https://doi.org/10.1371/journal.pbio.2001549.s003

(PDF)

S4 Fig. Historic changes in segmental features of the five variable loops of Env measured in samples collected in Iowa City and Seattle.

Data represent amino acid length, mean hydropathy score (measured by the Black and Mould scale), net charge and total number of Potential N-linked glycosylation sites (PNGS) of the five variable loops. The p-values for equality of the means and variance tests between Period1 and Period3 were calculated using GEE and Levene’s test, as outlined in S3 Fig and are labeled Pμ and Pvar, respectively. Changes in Iowa City were calculated using data from 32 and 31 patients from Period1 and Period3, respectively. Data underlying this figure can be found in S6 Data.

https://doi.org/10.1371/journal.pbio.2001549.s004

(PDF)

S5 Fig. Population-level changes in diversity of Env segmental and antigenic features.

(A) Comparison between diversity of length, hydropathy, charge and PNGS of the 23 listed segments of Env. The Period1 and Period3 panels are composed of 32 and 31 patients, respectively. Diversity of segmental feature values was higher during Period3 than Period1 (p-value of 0.0032 was calculated in a paired T-test). (B) Comparison between diversity of antigenic features of Env in samples collected during Period1 (27 patients) and Periods3 (30 patients). SP, signal peptide; C, constant region; V, variable loop; FP, fusion peptide; HR1 and HR2, heptad repeat regions 1 and 2; MPER, membrane proximal ectodomain region; TM, transmembrane domain; Endo, endodomain of gp41; KEN, Kennedy epitope region; LLP, lentiviral lytic peptide regions 1–3. Data underlying this figure can be found in S6 Data.

https://doi.org/10.1371/journal.pbio.2001549.s005

(PDF)

S6 Fig. In-host variance of segmental features of the five variable loops measured using the cross-sectional panel of samples (from 60 patients).

Values represent the variance measured in each feature value among the different Envs isolated from the same plasma sample, as calculated by the coefficient of variation (CoV). The CoV values are color-coded according to their values (white, low; purple, high). Data underlying this figure can be found in S6 Data.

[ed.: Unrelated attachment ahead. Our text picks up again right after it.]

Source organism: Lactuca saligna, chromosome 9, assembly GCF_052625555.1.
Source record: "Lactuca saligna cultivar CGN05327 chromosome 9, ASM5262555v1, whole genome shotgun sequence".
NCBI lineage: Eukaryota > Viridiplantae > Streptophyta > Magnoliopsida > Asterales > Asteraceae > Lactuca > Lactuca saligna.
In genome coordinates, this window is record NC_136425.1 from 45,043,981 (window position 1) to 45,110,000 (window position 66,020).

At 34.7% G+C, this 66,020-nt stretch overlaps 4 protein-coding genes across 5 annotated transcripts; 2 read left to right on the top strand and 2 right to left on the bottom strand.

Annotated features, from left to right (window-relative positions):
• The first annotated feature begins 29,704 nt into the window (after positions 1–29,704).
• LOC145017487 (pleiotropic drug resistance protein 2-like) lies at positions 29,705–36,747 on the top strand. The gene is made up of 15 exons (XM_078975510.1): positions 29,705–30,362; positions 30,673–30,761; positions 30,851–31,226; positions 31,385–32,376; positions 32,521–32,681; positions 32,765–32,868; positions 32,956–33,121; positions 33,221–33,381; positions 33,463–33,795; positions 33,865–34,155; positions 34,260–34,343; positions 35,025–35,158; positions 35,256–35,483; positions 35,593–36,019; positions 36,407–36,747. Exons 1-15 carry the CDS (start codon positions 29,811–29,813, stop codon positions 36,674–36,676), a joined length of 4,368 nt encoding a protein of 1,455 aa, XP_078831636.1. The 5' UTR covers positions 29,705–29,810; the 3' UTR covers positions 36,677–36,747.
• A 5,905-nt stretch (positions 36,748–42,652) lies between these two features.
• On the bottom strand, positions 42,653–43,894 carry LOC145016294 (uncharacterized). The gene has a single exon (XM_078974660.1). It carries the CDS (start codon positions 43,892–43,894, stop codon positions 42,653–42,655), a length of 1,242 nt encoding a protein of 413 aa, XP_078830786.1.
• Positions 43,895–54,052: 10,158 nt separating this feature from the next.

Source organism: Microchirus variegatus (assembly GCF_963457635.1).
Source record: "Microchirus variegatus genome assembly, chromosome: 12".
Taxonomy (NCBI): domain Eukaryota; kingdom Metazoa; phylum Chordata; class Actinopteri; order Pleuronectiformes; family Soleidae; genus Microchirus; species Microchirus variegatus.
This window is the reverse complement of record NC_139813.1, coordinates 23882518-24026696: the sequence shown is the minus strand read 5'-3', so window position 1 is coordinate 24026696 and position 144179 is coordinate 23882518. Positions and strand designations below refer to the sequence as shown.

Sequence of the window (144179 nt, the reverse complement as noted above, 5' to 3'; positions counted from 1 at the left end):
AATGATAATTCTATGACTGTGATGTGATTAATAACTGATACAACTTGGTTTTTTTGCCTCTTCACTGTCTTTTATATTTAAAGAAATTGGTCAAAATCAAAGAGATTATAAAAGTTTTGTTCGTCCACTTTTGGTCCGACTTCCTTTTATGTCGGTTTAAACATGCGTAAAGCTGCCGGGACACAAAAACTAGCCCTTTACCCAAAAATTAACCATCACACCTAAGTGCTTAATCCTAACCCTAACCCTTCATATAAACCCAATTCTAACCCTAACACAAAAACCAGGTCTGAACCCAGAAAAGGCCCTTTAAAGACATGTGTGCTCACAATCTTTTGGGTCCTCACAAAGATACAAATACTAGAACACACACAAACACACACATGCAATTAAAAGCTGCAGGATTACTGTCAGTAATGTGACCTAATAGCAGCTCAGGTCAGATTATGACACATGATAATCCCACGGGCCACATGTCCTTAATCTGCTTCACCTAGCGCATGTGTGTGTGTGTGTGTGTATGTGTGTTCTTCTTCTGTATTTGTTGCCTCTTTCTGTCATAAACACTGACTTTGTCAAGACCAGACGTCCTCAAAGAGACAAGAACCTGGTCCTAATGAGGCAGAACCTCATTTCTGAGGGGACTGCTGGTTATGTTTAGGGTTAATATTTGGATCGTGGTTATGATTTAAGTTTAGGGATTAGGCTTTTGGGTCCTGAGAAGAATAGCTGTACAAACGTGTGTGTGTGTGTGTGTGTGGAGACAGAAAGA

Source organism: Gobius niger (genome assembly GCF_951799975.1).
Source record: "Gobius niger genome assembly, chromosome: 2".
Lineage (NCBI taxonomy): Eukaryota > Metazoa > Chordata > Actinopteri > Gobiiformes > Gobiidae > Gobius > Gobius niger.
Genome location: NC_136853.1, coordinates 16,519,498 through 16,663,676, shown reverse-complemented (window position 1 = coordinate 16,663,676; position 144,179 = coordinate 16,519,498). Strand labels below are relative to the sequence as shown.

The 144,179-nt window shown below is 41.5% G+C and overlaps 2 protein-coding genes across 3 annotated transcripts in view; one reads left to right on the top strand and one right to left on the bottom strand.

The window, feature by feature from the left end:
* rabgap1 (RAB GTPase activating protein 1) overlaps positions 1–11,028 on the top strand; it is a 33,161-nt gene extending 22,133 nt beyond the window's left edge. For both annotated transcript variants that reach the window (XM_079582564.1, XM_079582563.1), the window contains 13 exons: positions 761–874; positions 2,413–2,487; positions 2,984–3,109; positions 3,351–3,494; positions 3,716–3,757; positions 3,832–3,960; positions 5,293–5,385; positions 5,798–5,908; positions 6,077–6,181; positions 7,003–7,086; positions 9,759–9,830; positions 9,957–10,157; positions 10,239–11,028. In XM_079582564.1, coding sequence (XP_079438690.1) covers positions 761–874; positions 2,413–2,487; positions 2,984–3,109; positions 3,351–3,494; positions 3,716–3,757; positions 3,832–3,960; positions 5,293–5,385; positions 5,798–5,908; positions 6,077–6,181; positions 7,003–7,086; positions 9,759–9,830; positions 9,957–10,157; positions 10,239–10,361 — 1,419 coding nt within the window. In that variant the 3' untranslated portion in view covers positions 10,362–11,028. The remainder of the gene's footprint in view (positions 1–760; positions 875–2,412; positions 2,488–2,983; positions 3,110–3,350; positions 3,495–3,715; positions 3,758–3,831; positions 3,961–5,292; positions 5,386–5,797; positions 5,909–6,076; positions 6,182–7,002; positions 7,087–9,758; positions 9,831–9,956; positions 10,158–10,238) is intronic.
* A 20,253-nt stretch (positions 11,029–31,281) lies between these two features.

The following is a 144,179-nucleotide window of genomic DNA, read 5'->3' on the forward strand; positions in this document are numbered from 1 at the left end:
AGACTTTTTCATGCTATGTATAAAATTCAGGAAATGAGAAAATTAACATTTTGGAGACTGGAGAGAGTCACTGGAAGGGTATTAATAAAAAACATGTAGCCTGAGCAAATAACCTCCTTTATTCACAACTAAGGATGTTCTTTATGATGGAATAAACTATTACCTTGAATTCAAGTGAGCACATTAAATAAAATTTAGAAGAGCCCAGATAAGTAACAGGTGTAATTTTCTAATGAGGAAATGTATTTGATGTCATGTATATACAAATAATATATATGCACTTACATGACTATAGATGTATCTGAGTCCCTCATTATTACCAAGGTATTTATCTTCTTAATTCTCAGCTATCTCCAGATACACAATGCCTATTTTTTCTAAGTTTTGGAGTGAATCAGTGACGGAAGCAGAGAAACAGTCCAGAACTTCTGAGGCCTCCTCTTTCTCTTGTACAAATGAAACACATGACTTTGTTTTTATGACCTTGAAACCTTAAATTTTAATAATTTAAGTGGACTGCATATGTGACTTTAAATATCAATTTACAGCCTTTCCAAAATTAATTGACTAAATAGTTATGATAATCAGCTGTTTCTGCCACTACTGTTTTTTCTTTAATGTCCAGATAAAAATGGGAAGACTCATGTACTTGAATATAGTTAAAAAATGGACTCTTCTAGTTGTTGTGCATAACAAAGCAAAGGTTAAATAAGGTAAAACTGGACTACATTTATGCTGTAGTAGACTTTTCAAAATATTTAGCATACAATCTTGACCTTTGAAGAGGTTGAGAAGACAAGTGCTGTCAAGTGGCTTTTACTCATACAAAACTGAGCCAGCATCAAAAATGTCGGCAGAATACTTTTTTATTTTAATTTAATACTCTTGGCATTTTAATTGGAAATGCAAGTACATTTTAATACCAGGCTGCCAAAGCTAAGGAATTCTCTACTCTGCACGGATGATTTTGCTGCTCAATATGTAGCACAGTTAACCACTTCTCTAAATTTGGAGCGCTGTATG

https://doi.org/10.1371/journal.pbio.2001549.s006

(PDF)

S7 Fig. Effect of method to measure genetic distances on the calculated volatility index.

(A) Protein sequences of all Envs from Iowa City or Seattle were aligned using the multiple sequence alignment tool HMMER3, as described in the Materials and Methods section, and genetic distances between all Envs contained in each sample were calculated. In addition, we performed pairwise alignments for all Envs contained in each of 22 plasma samples using the ClustalW tool. Data represent the correlation between the genetic distances calculated using the two methods. (B) The Volatility Indices of length, hydropathy score, charge and PNGS were calculated for the 23 segments of Env using genetic distances obtained from the multiple sequence alignment and the pairwise alignment methods. The mean Volatility Index of the 22 plasma samples as calculated by the two methods is compared. Data underlying this figure can be found in S6 Data.

https://doi.org/10.1371/journal.pbio.2001549.s007

(PDF)

S8 Fig. Volatility indices of segmental features of Env.

(A) Mean Volatilities measured using samples collected in Iowa City from 60 cross-sectional patients. SP, signal peptide; C, constant region; V, variable loop; FP, fusion peptide; HR1 and HR2, heptad repeat regions 1 and 2; MPER, membrane proximal ectodomain region; TM, transmembrane domain; Endo, endodomain of gp41; KEN, Kennedy epitope region; LLP, lentiviral lytic peptide regions 1–3. (B) Correlation between Volatility Indices of hydropathy, charge, length and PNGS of 23 segments of Env using plasma samples collected in Iowa City during Period1 and Period3. (C) Correlation between Volatility Indices of antigenicity features calculated using samples collected during Period1 and Period3. Data underlying this figure can be found in S6 Data.

https://doi.org/10.1371/journal.pbio.2001549.s008

(PDF)

S9 Fig. Longitudinal divergence of variable loop features.